This article from Dan Luu interested me because I notice something with my students.
Sometimes I have students who struggle because they don't get the full mark on their assignments right from the beginning. They don't seem to allow themselves the opportunity to learn.
I believe this is often a problem inherent to the education system, but also one that I play a role in, as well.
When I first started out teaching, I worked with people who were not graded and found they'd never do the work. I decided to upgrade my education so that I could teach at a university and use grades to leverage students to do the work.
Unfortunately, I now worry that this system may not allow students to practice and improve before it affects their grades. Perhaps what I need to implement is a "training wheels" period where mistakes are allowed before it affects their grade.
I'm sure there are other ways to approach this problem, something which I'll consider for the future.
Unfortunately, worrying about looking stupid is a problem I also personally encountered.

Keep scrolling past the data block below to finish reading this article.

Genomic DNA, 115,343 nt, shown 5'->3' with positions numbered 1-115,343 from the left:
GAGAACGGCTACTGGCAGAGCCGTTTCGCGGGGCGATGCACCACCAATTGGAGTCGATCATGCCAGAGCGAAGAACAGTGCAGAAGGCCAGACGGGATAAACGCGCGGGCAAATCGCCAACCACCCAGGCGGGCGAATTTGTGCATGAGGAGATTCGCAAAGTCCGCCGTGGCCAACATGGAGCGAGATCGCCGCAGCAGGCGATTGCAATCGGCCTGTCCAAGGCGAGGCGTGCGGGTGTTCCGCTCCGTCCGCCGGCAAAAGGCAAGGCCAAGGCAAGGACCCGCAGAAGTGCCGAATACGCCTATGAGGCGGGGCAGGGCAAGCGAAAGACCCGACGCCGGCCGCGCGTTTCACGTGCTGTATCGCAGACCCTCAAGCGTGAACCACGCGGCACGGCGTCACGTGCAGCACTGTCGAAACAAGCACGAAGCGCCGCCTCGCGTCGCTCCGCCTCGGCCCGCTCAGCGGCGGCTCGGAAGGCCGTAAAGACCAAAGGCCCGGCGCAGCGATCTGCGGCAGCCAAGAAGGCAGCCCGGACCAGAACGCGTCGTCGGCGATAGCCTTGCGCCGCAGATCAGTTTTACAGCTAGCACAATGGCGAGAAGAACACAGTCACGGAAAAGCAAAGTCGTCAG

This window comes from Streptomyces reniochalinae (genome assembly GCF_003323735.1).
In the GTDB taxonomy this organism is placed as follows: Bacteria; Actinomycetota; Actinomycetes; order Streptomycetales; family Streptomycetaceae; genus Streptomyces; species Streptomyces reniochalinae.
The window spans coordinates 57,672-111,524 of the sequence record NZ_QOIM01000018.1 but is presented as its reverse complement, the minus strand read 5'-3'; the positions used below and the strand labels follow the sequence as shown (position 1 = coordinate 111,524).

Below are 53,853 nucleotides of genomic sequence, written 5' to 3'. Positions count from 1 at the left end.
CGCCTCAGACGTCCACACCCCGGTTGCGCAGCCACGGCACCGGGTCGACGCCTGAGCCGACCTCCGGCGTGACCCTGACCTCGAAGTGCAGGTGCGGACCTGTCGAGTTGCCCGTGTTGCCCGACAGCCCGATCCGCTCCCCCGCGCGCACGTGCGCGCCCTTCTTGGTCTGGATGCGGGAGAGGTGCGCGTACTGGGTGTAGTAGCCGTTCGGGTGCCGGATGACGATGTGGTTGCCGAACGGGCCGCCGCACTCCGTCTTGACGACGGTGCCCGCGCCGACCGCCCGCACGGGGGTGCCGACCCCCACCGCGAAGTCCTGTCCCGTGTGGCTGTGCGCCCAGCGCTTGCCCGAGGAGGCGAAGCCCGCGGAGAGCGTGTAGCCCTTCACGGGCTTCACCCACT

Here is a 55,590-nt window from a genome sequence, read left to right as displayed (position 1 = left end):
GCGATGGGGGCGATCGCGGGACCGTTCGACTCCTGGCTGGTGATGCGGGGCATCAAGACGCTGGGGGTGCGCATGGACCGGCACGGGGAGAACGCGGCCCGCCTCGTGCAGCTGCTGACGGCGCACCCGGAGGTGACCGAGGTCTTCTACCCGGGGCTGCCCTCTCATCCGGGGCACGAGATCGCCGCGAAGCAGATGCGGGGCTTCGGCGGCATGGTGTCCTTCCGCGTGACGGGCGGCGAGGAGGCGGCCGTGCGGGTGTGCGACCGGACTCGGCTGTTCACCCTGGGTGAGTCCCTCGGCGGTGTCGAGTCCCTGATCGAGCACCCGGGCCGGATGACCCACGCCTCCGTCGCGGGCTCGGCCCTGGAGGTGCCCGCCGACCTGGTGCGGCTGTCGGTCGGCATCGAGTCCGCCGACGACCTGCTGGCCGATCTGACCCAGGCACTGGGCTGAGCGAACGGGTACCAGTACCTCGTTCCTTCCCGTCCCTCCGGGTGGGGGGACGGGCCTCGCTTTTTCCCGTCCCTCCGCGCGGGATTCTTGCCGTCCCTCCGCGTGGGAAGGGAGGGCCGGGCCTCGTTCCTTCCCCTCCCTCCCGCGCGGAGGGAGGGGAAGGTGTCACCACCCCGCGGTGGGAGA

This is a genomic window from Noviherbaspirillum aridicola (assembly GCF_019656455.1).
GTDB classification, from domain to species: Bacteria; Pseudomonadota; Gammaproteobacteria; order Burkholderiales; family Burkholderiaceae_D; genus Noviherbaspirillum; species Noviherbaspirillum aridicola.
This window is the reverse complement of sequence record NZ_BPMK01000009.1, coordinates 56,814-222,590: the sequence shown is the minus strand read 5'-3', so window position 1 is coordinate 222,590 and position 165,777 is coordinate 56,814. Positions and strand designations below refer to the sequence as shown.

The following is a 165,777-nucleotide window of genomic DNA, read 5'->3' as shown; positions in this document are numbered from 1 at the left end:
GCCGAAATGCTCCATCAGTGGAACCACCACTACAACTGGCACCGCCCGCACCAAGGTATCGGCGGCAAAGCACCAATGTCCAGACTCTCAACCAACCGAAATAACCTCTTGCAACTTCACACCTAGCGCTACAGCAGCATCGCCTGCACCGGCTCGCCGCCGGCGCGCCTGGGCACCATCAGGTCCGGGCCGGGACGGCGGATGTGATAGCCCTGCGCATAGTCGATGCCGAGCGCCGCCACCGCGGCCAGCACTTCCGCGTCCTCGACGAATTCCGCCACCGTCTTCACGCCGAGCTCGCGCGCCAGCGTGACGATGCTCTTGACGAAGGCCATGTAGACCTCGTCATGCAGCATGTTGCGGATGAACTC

When I began writing long ago, people pointed out my grammar, spelling, and punctuation errors. I struggled with it for a year before completely shutting down.
This problem turned into a complete writer's block that lasted for nearly fifteen years.
When we started working with our editor, it was still a problem I struggled with.
When she returned our manuscript filled with red, I wanted to argue every change. Angie and I sat down with her and planned on arguing every correction.
It only took us a few hours to burn out and realize that she wasn't working against us, but working with us to help our reader. It also meant we had to abandon our egos.
That's the reason looking stupid is so hard: it threatens our precious ego. We have to push past it and open ourselves up to fail.
Failure shows our weaknesses and pushes us into new areas to test out, try, and learn.